I guess the big issue I have is that so much of the author's argument is the high culture vs. popular culture one. I think he's absolutely right that libraries--public libraries in particular, but even academic libraries are not immune--have drifted away from education and toward entertainment in response to the pressures of a fragmented marketplace in which citizens/patrons are little more than consumers/customers. The thought of calling what we do at reference desks or in classrooms "customer service" is, to me, maddening, horrifying, and kind of vomit-inducing, so I'm really sympathetic to this argument. However, I lost a bit of this sympathy when I began to realize that the "barbarians" in the title doesn't refer to politicians or other nefarious agents of capitalism, but rather to the uneducated masses, the poor fools who don't know that they're supposed to want more for themselves than the latest bestseller and who need the wise Librarian to set them straight. This kind of thinking--the "grand civilizing mission" idea--is the part of being a leftist that I find both demoralizing and incredibly counterproductive. ...more
Some of my most meaningful reading experiences have been the completely unexpected ones--not the comfort of reading a book from a favorite writer, butSome of my most meaningful reading experiences have been the completely unexpected ones--not the comfort of reading a book from a favorite writer, but the shock of discovering something completely new, the thrill of grabbing a book that, for example, has been sitting on the backseat of my car for four months and for some unknown reason is the thing I pick up as I'm heading into a restaurant I don't even like for a lonely Saturday lunch.
Four months ago, I'd stumbled upon an interview with Alasdair Gray and was intrigued by what he said and how he said it. (On writing: "I don't want to face this world, let's get back to the hellish one I'm imagining.") I grabbed one of the library's very few (although as the English librarian I think I will have to address this via the miracle of COLLECTION DEVELOPMENT) titles by Gray from the stacks, really just choosing 1982, Janine at random.
And then today, I spent the afternoon with a strange, intense book that somehow manages to be several books at once. It's a book about a man spending a night drinking alone in a hotel room; it's a book about power and sex and fantasy and powerlessness (so of course it's also about politics and money); it's experimental and mean and big-hearted, too.
It is a deeply weird book, in all the best possible ways.
In fact, what the hell, I'll just say it: I think it may be the Scottish Ulysses. ...more
When I think "book of essays," what comes to mind is a series of ruminations on how-I-felt-when-I-was-here and what-I-think-about-all-of-this. With hiWhen I think "book of essays," what comes to mind is a series of ruminations on how-I-felt-when-I-was-here and what-I-think-about-all-of-this. With his first collection of essays, George Saunders manages to totally screw up my mental model by pairing these personal-political essays with old-fashioned, honest-to-God satire.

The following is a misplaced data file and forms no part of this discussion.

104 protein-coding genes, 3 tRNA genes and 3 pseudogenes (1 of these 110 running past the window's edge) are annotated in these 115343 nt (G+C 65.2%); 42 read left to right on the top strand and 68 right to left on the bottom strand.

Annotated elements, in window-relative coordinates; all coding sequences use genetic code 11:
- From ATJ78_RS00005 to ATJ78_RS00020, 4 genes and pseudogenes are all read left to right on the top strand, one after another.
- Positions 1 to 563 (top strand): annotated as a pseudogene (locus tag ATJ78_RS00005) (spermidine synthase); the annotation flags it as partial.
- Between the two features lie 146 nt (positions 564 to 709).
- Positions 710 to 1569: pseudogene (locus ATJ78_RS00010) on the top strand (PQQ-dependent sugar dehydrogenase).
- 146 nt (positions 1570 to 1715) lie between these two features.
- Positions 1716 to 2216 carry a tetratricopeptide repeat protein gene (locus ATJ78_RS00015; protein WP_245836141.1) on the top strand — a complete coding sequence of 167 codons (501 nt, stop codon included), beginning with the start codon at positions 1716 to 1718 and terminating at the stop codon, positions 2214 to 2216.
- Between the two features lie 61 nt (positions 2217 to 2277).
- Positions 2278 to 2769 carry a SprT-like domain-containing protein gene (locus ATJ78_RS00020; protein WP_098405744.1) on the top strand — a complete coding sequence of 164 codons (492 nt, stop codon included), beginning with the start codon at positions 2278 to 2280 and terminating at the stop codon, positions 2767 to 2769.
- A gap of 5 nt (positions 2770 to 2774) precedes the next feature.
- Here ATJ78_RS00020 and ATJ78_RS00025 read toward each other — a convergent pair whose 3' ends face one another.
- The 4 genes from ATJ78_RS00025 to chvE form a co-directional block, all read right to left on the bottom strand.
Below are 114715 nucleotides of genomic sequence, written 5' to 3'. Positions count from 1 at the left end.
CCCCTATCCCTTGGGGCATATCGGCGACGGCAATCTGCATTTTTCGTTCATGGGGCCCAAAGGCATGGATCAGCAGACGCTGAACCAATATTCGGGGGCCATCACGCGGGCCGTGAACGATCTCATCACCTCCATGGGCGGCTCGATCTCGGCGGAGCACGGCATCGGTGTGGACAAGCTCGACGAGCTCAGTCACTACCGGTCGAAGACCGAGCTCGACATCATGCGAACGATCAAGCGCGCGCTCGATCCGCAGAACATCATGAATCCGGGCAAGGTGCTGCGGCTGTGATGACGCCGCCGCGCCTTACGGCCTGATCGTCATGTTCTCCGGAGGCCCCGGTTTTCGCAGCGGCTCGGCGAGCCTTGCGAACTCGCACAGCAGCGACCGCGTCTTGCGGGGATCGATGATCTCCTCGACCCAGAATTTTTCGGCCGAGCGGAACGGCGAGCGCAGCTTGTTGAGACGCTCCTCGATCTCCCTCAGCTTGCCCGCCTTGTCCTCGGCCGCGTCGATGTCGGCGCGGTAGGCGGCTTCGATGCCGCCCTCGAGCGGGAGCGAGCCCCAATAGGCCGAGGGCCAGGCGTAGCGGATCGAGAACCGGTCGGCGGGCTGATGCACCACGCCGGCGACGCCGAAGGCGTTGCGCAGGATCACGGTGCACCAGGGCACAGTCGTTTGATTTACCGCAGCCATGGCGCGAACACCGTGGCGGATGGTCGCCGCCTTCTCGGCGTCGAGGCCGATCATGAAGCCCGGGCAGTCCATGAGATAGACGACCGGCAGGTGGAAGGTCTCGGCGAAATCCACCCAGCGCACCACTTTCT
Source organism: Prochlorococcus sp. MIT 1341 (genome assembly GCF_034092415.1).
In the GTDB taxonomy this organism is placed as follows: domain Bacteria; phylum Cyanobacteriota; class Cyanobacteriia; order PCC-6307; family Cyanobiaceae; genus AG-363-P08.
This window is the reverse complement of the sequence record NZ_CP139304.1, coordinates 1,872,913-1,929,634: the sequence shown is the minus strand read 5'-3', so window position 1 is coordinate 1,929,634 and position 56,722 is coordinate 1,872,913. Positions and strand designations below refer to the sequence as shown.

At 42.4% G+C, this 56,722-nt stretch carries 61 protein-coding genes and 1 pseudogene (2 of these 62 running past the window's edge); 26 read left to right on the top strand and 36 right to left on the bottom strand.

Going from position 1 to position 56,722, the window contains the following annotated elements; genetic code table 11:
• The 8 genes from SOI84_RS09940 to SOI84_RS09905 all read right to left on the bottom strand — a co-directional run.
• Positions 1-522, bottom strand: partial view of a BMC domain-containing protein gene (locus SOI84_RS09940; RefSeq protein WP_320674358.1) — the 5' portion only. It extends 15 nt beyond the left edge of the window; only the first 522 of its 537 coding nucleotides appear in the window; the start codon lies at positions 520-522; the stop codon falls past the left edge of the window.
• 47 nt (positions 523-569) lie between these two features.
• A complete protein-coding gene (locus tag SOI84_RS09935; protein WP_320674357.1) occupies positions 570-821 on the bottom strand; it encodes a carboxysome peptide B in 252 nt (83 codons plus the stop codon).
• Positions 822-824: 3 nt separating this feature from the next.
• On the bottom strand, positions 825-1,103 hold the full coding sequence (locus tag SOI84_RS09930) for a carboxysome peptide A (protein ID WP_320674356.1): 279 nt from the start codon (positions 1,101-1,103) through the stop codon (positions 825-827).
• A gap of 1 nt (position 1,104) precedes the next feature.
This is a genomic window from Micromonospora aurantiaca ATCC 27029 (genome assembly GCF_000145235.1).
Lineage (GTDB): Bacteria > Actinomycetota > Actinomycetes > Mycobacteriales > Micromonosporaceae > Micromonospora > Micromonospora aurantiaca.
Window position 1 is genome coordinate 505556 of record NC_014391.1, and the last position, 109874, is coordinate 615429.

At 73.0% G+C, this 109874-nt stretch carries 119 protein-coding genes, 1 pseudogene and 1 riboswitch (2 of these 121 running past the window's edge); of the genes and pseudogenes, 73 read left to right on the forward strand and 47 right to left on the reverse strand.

If you've read any of his short stories, it probably won't surprise you to find that Saunders writes satirical pieces in the best possible way--angrily, and with hope, and with a refusal to believe that the worst in us is all we can offer one another. Some of these mean fables really work; some are maybe slightly less successful because, you know, there is nothing easy about satire. Harnessing indignation and making it funny, showing a world turned on its head and suggesting that instead of all of us standing on our heads to make sense of it, we should flip the world over...it's a wonder that the genre even exists and that writers like Saunders (or Twain, or Vonnegut) have attempted it at all.
As an essayist, Saunders is engaging and conversational, and not afraid to interrogate his own assumptions (for example, when meeting the border-patrolling Minutemen in "The Great Divider," or when observing Ram Bahadur Bomjon in "Buddha Boy"). Taken as a whole, the collection exhorts us all to reflect more and to challenge the forces that would keep us fragmented and fearful--not a bad message, I'd say.
Also, fans of Donald Barthelme, writers, would-be writers, and, really, everyone else: check out "The Perfect Gerbil," a short appreciation/why-it-works-and-is-awesome dissection of Barthelme's story "The School." ...more
Lanark is a story (or two) told in the wrong (but really quite right) order, a dystopian take on all the things that so readily lend themselves to theLanark is a story (or two) told in the wrong (but really quite right) order, a dystopian take on all the things that so readily lend themselves to the dystopian treatment: capitalism, power, love, etc. There are funny bits, fantastical bits, postmodern bits, and depressing bits, and Alasdair Gray is beyond smooth at weaving them all together.